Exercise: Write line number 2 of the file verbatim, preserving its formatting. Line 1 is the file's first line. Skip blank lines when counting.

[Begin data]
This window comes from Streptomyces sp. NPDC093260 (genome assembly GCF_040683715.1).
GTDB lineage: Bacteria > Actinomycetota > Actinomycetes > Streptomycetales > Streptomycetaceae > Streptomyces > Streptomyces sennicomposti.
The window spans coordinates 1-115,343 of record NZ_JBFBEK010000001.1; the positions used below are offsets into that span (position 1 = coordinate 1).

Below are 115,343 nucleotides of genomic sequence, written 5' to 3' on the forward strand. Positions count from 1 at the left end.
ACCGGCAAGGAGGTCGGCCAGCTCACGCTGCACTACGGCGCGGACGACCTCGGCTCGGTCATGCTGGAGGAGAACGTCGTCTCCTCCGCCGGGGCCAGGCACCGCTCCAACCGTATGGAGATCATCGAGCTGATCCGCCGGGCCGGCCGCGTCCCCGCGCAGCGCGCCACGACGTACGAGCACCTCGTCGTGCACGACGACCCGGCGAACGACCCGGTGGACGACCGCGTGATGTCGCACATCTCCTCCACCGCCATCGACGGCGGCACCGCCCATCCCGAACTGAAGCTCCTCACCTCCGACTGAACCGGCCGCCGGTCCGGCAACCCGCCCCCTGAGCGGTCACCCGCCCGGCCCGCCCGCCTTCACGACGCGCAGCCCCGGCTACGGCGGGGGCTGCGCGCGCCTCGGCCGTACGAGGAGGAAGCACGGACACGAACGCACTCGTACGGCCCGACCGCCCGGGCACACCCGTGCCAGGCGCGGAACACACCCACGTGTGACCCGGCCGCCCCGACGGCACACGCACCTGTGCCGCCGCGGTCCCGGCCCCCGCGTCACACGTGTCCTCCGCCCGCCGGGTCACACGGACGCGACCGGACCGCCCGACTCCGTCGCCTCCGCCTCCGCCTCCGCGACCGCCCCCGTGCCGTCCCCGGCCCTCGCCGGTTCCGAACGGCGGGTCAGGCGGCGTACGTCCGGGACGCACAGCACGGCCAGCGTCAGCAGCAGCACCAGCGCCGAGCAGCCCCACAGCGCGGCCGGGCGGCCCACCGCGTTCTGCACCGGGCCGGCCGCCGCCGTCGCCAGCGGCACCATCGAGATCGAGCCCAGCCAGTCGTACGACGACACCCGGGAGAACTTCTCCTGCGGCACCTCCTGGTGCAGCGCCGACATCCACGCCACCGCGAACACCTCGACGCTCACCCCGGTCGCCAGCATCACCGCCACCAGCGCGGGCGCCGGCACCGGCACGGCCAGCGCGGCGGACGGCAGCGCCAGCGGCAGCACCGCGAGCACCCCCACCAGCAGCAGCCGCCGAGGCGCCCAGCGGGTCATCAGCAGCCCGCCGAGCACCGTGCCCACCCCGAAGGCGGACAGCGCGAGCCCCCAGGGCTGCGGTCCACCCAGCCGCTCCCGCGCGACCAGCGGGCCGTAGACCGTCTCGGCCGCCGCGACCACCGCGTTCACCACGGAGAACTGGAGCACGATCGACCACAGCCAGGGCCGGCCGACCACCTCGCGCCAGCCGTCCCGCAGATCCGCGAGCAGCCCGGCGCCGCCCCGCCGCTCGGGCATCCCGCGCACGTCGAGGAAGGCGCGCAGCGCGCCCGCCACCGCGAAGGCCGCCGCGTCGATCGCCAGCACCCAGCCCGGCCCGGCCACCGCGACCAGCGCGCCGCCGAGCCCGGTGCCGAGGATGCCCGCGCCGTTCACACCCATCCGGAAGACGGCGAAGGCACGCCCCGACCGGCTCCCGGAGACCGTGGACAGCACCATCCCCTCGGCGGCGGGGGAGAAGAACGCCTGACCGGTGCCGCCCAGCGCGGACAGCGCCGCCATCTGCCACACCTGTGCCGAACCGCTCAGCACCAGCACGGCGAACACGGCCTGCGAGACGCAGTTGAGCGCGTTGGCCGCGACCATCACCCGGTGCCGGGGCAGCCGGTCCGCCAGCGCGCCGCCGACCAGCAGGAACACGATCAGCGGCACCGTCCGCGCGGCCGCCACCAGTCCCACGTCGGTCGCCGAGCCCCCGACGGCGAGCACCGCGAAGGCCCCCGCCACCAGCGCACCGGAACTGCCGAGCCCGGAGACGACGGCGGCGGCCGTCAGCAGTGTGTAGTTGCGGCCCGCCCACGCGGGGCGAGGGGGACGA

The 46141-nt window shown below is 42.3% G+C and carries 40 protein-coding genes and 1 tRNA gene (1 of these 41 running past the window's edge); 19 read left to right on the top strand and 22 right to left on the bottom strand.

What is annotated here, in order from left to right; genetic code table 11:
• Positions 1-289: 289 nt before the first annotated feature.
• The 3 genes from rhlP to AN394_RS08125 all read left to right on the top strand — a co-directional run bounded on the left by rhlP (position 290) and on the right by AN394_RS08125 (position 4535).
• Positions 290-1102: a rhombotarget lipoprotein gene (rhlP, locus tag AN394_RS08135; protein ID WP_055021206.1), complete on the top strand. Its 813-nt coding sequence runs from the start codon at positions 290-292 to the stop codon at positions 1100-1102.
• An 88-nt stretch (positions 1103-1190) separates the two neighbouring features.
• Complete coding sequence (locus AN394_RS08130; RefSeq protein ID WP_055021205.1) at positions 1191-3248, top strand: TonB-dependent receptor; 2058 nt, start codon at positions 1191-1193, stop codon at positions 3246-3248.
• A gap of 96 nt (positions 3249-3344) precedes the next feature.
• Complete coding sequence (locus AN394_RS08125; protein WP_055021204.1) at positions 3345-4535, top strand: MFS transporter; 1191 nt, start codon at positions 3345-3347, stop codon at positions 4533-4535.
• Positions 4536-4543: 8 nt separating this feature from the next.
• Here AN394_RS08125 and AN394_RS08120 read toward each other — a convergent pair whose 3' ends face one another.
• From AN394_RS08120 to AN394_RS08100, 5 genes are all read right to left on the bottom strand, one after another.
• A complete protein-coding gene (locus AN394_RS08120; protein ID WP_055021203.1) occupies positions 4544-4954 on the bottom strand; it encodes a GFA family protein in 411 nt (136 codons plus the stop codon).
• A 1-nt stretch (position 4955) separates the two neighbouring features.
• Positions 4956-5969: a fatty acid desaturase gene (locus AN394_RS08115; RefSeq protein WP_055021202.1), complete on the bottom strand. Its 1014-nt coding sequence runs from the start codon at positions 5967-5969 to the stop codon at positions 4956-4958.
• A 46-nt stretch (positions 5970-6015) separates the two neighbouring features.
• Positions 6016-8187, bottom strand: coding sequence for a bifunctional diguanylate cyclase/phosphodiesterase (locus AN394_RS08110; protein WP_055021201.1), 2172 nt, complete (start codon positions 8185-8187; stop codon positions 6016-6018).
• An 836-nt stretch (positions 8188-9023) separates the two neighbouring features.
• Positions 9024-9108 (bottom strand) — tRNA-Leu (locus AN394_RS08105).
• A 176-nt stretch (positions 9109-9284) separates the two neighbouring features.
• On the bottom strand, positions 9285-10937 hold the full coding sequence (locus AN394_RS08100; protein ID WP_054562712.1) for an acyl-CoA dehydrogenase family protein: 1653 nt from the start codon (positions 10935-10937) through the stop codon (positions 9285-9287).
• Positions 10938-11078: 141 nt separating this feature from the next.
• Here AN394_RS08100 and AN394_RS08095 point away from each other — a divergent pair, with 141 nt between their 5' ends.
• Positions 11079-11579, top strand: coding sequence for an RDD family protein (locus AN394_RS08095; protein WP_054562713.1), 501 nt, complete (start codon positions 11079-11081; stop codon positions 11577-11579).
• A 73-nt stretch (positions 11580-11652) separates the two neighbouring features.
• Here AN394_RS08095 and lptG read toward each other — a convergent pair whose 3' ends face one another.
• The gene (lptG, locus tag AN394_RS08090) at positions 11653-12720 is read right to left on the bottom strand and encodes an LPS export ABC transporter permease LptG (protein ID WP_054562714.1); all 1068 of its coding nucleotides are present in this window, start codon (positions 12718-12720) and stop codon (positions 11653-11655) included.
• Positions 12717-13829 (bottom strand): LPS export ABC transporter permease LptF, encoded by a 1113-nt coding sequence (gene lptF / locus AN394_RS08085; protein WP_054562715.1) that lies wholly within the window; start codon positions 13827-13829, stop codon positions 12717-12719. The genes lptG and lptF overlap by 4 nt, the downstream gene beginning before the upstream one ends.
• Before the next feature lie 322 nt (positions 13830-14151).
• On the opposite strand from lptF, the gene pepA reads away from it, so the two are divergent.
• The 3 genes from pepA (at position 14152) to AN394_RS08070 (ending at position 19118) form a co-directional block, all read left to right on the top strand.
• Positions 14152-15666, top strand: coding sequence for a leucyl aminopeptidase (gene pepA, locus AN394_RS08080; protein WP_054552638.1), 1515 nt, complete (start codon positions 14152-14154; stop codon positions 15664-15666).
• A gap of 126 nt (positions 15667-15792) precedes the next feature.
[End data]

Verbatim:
GTDB lineage: Bacteria > Actinomycetota > Actinomycetes > Streptomycetales > Streptomycetaceae > Streptomyces > Streptomyces sennicomposti.